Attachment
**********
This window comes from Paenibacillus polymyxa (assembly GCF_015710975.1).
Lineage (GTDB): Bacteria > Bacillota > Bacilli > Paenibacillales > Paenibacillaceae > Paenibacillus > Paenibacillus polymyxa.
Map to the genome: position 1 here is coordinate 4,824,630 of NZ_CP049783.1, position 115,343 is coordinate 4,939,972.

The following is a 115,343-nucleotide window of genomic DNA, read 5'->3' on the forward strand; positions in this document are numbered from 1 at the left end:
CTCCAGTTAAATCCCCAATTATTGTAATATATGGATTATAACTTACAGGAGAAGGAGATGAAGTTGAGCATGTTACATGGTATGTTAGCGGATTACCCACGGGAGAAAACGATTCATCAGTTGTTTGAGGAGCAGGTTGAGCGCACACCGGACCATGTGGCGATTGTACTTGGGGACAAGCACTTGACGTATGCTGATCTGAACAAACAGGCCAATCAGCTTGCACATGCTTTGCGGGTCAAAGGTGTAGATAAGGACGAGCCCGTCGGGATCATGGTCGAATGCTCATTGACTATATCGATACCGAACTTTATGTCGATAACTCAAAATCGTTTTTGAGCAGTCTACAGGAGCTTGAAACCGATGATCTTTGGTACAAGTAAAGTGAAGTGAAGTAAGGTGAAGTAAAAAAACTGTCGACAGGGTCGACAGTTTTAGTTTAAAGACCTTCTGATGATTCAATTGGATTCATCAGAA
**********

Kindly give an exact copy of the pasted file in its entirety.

This window comes from Paenibacillus polymyxa (assembly GCF_015710975.1).
Lineage (GTDB): Bacteria > Bacillota > Bacilli > Paenibacillales > Paenibacillaceae > Paenibacillus > Paenibacillus polymyxa.
Map to the genome: position 1 here is coordinate 4,824,630 of NZ_CP049783.1, position 115,343 is coordinate 4,939,972.

The following is a 115,343-nucleotide window of genomic DNA, read 5'->3' on the forward strand; positions in this document are numbered from 1 at the left end:
CTCCAGTTAAATCCCCAATTATTGTAATATATGGATTATAACTTACAGGAGAAGGAGATGAAGTTGAGCATGTTACATGGTATGTTAGCGGATTACCCACGGGAGAAAACGATTCATCAGTTGTTTGAGGAGCAGGTTGAGCGCACACCGGACCATGTGGCGATTGTACTTGGGGACAAGCACTTGACGTATGCTGATCTGAACAAACAGGCCAATCAGCTTGCACATGCTTTGCGGGTCAAAGGTGTAGATAAGGACGAGCCCGTCGGGATCATGGTCGAATGCTCATTGACTATATCGATACCGAACTTTATGTCGATAACTCAAAATCGTTTTTGAGCAGTCTACAGGAGCTTGAAACCGATGATCTTTGGTACAAGTAAAGTGAAGTGAAGTAAGGTGAAGTAAAAAAACTGTCGACAGGGTCGACAGTTTTAGTTTAAAGACCTTCTGATGATTCAATTGGATTCATCAGAA